The Big Switch: Rewiring the World, from Edison to Google

A hundred years ago, we arrived at such as moment with technologies that extend man's physical powers. We are at another such moment today with technologies that extend our intellectual power

All technological change is generational change.

Along Maine’s Kennebec River alone, thirty-six companies operated fifty-three icehouses with a total capacity of a million tons. But over the next few decades, cheap electricity devastated the business, first by making the artificial production of ice more economical and then by spurring homeowners to replace their iceboxes with electric refrigerators. As Gavin Weightman writes in The Frozen-Water Trade, the “huge industry simply melted away.

As long as algorithms determine the distribution of profits, they will also determine what gets published. The

As these companies had expanded their operations in the wake of the Industrial Revolution, they’d found it necessary to collect, store, and analyze ever larger amounts of data—on their customers, their finances, their employees, their inventories, and so on. Electrification allowed the companies to grow larger still, further expanding the information they had to process. This intellectual work became as important, and often as arduous, as the physical labor of manufacturing products and delivering services. Hollerith’s

information is a commodity that can be processed by a machine.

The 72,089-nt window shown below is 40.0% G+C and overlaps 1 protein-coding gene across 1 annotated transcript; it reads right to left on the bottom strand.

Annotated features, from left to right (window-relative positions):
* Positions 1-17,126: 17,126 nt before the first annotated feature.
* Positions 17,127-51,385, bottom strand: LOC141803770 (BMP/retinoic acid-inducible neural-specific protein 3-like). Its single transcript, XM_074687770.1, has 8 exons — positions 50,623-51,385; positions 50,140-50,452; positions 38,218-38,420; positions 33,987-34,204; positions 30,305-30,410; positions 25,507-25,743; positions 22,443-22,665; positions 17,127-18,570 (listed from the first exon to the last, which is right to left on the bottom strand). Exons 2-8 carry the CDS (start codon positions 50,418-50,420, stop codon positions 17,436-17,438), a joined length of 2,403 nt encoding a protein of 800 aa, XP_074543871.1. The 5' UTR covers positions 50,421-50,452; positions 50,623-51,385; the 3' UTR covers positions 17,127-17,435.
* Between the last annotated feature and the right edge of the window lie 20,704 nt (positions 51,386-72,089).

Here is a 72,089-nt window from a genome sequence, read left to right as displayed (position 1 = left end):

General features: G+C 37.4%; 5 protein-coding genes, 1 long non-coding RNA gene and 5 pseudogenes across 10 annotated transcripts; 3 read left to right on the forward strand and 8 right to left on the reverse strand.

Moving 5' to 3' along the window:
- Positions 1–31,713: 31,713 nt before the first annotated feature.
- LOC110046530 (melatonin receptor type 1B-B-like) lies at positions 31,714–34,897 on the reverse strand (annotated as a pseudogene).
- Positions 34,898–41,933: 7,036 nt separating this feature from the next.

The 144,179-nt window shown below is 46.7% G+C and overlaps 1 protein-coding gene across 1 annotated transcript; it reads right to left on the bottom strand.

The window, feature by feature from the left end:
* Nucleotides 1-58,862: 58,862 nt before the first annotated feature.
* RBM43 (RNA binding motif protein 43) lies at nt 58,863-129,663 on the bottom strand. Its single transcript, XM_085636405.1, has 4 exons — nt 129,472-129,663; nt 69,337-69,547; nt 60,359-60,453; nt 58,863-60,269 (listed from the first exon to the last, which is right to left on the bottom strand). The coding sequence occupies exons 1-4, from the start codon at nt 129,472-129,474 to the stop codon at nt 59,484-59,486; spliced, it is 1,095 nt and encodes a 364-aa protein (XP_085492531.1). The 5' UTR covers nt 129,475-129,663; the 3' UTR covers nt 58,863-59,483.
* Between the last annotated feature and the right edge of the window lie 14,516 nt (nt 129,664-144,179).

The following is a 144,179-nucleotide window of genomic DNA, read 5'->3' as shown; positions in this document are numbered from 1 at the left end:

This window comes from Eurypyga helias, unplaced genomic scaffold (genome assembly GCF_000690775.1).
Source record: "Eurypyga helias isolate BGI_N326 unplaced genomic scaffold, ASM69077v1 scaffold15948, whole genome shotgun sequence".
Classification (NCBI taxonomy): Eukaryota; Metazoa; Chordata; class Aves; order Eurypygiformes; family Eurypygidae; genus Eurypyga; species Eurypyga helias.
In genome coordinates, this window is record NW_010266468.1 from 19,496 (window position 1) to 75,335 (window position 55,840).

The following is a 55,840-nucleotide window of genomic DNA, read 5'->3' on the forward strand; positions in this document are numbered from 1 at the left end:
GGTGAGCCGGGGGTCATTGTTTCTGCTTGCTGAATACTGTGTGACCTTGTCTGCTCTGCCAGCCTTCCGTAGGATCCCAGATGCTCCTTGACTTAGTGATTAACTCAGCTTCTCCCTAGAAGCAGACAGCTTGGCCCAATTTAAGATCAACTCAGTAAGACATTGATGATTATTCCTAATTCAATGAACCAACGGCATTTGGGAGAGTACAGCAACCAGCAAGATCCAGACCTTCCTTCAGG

In programming the World Wide Computer, we will be programming our lives.

Insull was a serious and driven young man. Born into a family of temperance crusaders, he spent his boyhood poring over books with titles like Lives of the Great Engineers and Self-Help.

Internet users can seek out interactions with like-minded individuals who have similar values

In the long run, the IT department is unlikely to survive, at least not in its familiar form.

In the YouTube economy, everyone is free to play, but only a few reap the rewards.

Like other factory owners of the time, he was as much in the business of manufacturing energy as manufacturing goods. But

our longstanding idea of a computer is obsolete.

Rather than allowing technology to control us, Mumford implied, we can control technology—if only we can muster the courage to exert the full power of our free will over the machines we make.

Technology is amoral, and inventions are routinely deployed in ways their creators neither intend nor sanction.

Technology shapes economics, and economics shapes society.

the path of technological progress and its human consequences are determined not simply by advances in science and engineering but also, and more decisively, by the influence of technology on the costs of producing and consuming goods and services. A competitive marketplace guarantees that more efficient modes of production and consumption will win out over less efficient ones.

The Web had turned out to be less the new home of Mind than the new home of Business. The

the Web transformed the Internet from an intellectual meeting-house into a commercial enterprise.

To hold inventors liable for the misuse of their inventions is to indict progress itself. That’s

United States, along with Canada and the United Kingdom, has become a “plutonomy” where “economic growth is powered by, and largely consumed by, the wealthy few.” Economists

We’re still a long way from knowing where our clicks will lead us. But it’s clear that two of the hopes most dear to the Internet optimists—that the Web will create a more bountiful culture and that it will promote greater harmony and understanding—should be treated with skepticism. Cultural impoverishment and social fragmentation seem equally likely outcomes.

We shape our tools and thereafter they shape us. —John M. Culkin

When a newspaper moves online, the bundle falls apart.

where we are free of our labors and joined back to nature… and all watched over by machines of loving grace. That